European alcohol policies: Rethinking and strengthening implementation (F10)

Did you know that one million deaths per year in the WHO European Region are due to harmful use of alcohol? – and that these figures vary within and between countries in the region and by social group? Evidence also shows a clear relationship between alcohol consumption and life expectancy; if you decrease the former you can increase the latter. So why aren’t countries doing more to prevent this?

Well there are a number of challenges and barriers to implementation of alcohol relate policies, such as cultural resistance, strong lobbying, lack of political commitment, to name a few. Also, don’t forget about the commercial determinants of health – which relate to marketing, global money flows, trade agreements etc.

The session started with a number of setting-the-scene presentations by several expert panellists; participants were then asked to break up into groups to discuss the following challenges and to try to come up with ideas on how to address them:

  • Challenge 1: How to overcome barriers for implementing WHO best buys – policies that have proven to be cost effective – reducing availably of alcohol, taxation, and marketing?
  • Challenge 2: How to create a fora that will not end up being a ‘talk shop’ and ‘white-washing’ that avoids conflict of interest?
  • Challenge 3: How do we mobilize public support and shift the social alcohol norms to create a transformative change for health and well-being?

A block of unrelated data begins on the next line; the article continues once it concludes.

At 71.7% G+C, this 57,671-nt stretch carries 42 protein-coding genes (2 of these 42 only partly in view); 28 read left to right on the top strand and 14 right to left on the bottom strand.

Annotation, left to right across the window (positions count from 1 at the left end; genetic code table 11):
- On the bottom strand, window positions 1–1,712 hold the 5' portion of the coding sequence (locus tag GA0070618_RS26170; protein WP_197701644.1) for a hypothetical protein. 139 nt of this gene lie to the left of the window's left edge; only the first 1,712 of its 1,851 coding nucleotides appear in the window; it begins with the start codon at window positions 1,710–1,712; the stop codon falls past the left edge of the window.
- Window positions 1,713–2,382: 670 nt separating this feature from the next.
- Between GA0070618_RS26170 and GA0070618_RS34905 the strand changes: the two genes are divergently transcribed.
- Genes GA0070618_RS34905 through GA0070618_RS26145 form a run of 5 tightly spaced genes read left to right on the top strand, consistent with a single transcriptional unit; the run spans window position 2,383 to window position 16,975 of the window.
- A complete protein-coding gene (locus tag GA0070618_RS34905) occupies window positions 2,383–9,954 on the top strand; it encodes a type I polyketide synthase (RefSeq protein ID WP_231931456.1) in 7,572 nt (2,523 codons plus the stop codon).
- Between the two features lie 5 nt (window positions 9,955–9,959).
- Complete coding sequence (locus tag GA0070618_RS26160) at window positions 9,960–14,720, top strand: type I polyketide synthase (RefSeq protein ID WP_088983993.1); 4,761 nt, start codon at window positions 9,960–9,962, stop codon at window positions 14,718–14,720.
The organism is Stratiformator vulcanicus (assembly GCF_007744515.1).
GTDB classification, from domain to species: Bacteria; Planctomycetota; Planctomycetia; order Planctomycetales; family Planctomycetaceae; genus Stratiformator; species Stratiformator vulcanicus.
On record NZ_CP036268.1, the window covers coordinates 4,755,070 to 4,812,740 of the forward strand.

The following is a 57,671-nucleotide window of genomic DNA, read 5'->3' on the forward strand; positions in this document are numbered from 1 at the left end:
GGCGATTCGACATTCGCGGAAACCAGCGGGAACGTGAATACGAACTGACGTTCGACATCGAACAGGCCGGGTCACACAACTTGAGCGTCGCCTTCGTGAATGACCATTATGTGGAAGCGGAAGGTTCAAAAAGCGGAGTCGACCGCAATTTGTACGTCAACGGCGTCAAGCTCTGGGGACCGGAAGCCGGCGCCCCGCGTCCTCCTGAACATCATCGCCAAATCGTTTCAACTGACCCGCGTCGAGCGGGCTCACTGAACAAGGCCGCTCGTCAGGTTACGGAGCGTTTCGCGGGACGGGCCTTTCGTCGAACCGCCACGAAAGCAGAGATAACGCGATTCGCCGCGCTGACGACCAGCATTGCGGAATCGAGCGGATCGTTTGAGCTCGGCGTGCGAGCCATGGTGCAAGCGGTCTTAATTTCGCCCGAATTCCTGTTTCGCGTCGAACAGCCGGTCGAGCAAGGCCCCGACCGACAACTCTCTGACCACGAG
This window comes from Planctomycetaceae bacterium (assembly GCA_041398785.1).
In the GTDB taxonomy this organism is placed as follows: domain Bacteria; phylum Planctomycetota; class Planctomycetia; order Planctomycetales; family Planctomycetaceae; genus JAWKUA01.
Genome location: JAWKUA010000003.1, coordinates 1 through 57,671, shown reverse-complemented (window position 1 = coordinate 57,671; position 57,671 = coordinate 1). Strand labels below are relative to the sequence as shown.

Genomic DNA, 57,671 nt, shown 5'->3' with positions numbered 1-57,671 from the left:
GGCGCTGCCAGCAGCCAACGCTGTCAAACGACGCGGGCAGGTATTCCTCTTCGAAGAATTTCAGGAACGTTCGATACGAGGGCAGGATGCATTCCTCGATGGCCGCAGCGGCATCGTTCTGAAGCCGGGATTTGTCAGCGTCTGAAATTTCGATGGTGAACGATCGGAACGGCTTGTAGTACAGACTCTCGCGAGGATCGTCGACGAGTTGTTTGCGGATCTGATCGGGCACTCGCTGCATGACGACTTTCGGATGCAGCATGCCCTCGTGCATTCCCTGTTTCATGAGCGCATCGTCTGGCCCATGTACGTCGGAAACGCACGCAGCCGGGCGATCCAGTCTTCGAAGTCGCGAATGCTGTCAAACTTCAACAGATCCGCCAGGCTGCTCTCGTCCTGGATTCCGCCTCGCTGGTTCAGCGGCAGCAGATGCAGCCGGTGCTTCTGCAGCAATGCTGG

• Challenge 4: How should we enforce, monitor and evaluate process in the implementation of alcohol policies and actions?

What came out of the session was the need for better understanding of the root causes and social drivers around harmful alcohol uses – to assist to establish alternative, effective interventions. Alongside that should be the implementation other interventions such as product replacement, taxation, the promotion of healthy-lifestyles, restrictions of opening hours in pubs, alcohol bans in sports centres and events, and reducing the size of alcohol bottles etc. Also, a coalition rather than a fora could be established. But whatever is done, it needs to be packaged in a clear, strong and unified message, and supported by strong collective leadership.

Written by Young Gasteiner Lucinda Cash-Gibson

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